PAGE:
John 14:15-21, Sixth Sunday of Easter
Have you ever had the experience of having something stolen from you? Recently I had the unfortunate experience of being robbed at a place where I have always felt safe. While I was in the changing room of our gym, someone stole a belt from my trousers. Talk about petty crime! Granted that the lost item did not cost much, still it was a belt I liked. Perhaps more than just losing something that belonged to me, I felt wronged. I became suspicious of people around me. Instead of being open to the goodness of others, I no longer trust them. Now everything is kept locked away inside my locker.
What happens to you when something is stolen from you? Chances are that you, like me, will feel wronged. You might feel unsafe, and will reason that you need more security: locking things away, installing CCTV cameras. Perhaps the most drastic effect of being robbed of something is that we clamp down on our trust and openness to other persons. We begin to see other people as a threat to our safety. Indeed, after something is stolen from us, the world becomes a darker place.
What would it be like for us if we were robbed not of some insignificant thing, but of someone we loved? It seems to me that this is what is on Jesus’ mind as he speaks to his disciples on the eve of his passion and death. Jesus knows he is about to be robbed from them and is concerned that his disciples would feel wronged, disoriented by mistrust, feeling deeply unsafe as they live among the people that acted violently and brought about the death of their teacher and friend. In the first days of Easter this is how we find the disciples. We have heard of Mary Magdalene weeping outside the tomb and the two walking towards Emmaus with their faces downcast. In each instance, Jesus’ first words to them allows them to acknowledge what they have lost. To Mary Magdalene he says: ‘Woman, why are you weeping?’. To the disciples on the road, ‘What matters are you discussing as you walk along?’ Indeed, the first step that Jesus invites his disciples to make in Easter is to acknowledge the experience of being robbed of him, of God’s protection.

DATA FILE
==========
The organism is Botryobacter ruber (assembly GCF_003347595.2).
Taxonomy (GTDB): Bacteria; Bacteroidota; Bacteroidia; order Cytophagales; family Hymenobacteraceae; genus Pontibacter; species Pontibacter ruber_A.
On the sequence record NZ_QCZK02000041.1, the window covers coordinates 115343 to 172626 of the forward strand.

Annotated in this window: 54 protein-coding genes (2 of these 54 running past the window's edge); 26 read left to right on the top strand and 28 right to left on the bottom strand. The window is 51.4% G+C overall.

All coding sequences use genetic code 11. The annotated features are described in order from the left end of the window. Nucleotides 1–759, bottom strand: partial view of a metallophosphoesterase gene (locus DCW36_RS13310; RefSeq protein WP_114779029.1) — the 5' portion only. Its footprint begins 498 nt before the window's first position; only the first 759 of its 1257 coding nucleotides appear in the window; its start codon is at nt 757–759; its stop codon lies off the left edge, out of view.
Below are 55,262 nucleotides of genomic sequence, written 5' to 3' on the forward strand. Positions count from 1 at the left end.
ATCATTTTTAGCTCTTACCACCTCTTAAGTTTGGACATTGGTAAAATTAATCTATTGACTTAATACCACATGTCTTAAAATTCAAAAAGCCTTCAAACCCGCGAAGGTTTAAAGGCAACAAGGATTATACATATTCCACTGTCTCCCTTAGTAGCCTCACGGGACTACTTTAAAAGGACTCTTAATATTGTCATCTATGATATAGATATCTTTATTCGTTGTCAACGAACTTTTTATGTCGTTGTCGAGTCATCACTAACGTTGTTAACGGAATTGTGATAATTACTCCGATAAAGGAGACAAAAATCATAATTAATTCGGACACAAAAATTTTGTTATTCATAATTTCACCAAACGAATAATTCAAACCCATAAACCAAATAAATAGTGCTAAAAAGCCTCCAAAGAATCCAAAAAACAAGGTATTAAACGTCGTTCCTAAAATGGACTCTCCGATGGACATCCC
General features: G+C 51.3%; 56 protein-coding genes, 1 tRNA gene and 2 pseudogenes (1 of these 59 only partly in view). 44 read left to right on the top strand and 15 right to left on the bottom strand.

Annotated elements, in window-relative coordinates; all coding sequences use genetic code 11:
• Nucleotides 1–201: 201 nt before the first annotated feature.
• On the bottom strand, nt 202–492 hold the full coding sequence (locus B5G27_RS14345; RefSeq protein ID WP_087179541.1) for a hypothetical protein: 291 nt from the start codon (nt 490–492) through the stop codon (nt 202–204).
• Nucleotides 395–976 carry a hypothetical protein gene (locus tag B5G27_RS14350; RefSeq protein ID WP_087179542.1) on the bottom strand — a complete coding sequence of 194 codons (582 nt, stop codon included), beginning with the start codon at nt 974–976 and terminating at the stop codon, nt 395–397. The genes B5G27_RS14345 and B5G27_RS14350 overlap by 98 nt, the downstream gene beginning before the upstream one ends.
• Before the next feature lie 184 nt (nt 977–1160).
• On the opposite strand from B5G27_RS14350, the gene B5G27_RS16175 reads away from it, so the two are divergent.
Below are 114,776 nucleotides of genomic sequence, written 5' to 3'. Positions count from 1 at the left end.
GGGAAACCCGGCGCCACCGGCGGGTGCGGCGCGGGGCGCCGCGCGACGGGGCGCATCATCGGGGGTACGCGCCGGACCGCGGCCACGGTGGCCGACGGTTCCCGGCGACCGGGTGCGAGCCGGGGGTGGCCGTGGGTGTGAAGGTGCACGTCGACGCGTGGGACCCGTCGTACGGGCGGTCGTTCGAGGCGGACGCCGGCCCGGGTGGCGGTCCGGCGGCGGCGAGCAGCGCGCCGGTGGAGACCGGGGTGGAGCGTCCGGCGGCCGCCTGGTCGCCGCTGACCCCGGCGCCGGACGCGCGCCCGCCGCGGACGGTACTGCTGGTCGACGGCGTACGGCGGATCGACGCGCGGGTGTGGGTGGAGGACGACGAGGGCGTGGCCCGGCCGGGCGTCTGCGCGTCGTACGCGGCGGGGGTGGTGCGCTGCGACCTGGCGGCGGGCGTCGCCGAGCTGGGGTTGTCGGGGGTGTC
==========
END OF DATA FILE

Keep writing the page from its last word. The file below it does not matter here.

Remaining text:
Yet, even before his disciples experienced being robbed of Him, Jesus pointed to who they would gain when he was to be taken from them. In our Gospel today, Jesus speaks of the coming of the Holy Spirit. He is first referred to in today’s Gospel as the Paraclete, the helper who is with you forever. He is the Spirit of Truth, which the world fails to receive, but he is with you, he is in you. As the disciples will come to lose the company of the Jesus who taught and lived with them, they will come to recognise the spirit of Jesus and the Father who already is living within them. The disciples would have recollected these words to themselves as they moved out of the rupture of loss into the recognition of a new way of being with the risen Christ: a relationship so intimate that the only way of capturing its experience is with that word that expresses the fulfilment of all our desires: love. Jesus says at the end of our Gospel today: anybody who loves me will be loved by my Father, and I shall love him and show myself to him. The second step the Risen Christ invites his disciples to make in Easter is to recognise who they have gained out of the experience of loss: a new way of relating to God in and through the consoler, the spirit of truth and love.